Spectacular video images of martian landscapes have been sent home by the ExoMars Trace Gas Orbiter.

The European Space Agency’s ExoMars mission is to “search for signs of past and extant life on Mars,” according to information on the ESA website. The orbiter will measure the amount of methane and other trace gasses in the red planet’s atmosphere while tracking their geographical and seasonal distributions to determine whether these gasses derived from biological or geological processes.

ExoMars included two components, the Trace Gas Orbiter and a landing module known as Schiaparelli. Schiaparelli was destroyed during landing Oct. 19 due to a software glitch, but the Trace Gas Orbiter so far is getting high marks from science publications like EarthSky.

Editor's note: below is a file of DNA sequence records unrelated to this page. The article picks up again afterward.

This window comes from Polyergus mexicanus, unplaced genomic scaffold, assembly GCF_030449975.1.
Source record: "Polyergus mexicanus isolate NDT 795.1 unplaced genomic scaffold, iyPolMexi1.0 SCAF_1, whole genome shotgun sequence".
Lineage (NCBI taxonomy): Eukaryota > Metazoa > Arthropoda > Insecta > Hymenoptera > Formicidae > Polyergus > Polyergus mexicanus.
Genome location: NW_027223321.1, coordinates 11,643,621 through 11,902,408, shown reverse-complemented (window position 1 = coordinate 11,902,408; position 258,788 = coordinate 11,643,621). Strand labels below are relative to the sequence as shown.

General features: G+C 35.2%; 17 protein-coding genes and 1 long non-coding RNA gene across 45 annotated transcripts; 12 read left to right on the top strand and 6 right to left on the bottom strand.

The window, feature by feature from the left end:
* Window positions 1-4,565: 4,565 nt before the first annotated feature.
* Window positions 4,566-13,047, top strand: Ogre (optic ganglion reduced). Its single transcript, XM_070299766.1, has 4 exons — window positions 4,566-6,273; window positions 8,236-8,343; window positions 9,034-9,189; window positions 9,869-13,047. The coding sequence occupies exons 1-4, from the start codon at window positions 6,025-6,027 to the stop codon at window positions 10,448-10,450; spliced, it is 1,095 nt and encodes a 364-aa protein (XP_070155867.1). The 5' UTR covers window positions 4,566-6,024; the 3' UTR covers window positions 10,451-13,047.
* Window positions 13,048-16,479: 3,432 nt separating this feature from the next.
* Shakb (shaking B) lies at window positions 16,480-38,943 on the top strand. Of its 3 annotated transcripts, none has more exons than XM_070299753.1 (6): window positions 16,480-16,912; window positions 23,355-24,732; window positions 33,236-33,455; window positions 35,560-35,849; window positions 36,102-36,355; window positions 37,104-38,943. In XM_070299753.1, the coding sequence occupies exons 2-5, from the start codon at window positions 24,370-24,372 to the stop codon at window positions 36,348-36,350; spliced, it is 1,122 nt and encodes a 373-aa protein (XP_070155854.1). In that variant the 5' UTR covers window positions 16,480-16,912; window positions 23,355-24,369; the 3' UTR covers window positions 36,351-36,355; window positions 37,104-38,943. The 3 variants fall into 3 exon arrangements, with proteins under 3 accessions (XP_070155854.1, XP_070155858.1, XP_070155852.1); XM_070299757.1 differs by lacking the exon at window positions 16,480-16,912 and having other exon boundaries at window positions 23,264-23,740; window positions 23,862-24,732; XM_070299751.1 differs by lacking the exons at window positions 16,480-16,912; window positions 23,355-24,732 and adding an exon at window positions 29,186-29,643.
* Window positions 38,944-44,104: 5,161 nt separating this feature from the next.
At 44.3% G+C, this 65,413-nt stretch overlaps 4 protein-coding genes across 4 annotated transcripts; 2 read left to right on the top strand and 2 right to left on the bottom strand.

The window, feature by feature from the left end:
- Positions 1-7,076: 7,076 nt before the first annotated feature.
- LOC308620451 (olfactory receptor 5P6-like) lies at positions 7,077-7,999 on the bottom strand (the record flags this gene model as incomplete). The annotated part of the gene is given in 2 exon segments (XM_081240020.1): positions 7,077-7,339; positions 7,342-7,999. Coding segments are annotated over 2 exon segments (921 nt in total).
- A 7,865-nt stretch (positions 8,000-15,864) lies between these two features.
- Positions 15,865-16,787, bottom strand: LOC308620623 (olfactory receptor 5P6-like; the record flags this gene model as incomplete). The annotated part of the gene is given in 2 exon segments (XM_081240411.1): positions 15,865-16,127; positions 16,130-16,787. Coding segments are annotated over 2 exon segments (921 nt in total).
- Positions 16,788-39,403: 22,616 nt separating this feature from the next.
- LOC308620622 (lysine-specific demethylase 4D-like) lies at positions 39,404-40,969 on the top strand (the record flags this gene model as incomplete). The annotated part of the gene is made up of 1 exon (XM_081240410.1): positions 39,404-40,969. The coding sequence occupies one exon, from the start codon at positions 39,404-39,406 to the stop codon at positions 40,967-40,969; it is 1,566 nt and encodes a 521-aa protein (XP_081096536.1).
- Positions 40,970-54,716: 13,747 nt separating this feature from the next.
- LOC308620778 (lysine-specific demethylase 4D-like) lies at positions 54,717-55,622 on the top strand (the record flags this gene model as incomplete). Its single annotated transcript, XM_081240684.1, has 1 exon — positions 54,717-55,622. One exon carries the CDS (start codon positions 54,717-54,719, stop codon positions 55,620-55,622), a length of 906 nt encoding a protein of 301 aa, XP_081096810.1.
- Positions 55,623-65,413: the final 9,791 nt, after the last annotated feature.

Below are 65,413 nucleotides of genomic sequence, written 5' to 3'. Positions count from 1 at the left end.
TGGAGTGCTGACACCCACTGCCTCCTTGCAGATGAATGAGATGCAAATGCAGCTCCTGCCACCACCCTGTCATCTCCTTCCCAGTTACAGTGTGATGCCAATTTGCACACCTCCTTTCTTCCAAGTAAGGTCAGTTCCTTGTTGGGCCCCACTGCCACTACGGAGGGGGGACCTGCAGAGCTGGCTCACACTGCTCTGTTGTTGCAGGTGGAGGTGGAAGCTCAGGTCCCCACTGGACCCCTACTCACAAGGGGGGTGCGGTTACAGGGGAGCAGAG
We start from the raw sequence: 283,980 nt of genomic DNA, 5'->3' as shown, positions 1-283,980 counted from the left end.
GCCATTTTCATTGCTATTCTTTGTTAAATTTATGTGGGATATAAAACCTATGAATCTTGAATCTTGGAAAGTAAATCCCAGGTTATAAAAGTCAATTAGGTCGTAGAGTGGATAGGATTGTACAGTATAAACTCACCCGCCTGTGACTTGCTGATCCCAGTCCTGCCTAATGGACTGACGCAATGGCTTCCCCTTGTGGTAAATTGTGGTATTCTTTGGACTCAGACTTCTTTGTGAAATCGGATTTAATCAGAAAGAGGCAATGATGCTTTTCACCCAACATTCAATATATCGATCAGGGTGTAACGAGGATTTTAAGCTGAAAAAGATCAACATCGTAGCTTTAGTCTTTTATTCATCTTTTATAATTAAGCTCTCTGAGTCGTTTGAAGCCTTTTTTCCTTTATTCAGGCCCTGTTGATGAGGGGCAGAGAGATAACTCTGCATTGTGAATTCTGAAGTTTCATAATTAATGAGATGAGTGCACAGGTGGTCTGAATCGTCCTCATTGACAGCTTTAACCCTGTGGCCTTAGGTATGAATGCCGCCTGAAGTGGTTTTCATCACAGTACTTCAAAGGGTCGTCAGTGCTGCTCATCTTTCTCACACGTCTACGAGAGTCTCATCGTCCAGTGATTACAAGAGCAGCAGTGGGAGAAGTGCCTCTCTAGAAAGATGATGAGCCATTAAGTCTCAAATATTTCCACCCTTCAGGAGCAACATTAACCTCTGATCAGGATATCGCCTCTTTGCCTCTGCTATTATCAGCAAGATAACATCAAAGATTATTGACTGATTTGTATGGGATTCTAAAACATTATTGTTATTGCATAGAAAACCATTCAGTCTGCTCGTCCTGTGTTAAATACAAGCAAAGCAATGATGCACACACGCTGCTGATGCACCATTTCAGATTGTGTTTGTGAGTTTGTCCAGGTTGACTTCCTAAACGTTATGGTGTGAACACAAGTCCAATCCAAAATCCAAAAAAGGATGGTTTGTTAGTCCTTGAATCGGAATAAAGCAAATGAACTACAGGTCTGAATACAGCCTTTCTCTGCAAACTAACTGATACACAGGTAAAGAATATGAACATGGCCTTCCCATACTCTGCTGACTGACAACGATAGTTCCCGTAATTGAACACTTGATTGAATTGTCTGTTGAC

In January, the orbiter will perform two maneuvers to position itself to make scientific observations of most of the planet, not just the equatorial area where the Schiaparelli landed. The next phase, which will take up to a year, will take the craft into the upper atmosphere through a series of hundreds of “aerobraking” passes.

“Every time the spacecraft flies through this part of its orbit, it will be slowed down a small amount by air drag. After many hundreds of orbits doing this, it will eventually arrive in its circular science orbit 400 (kilometers) above the surface,” according to information posted on the ESA site.

The orbiter’s scientific mission is slated to begin in March 2018 and will last almost two years, although it carries sufficient fuel to continue operation for many more years. The ExoMars program includes a 2020 rover mission.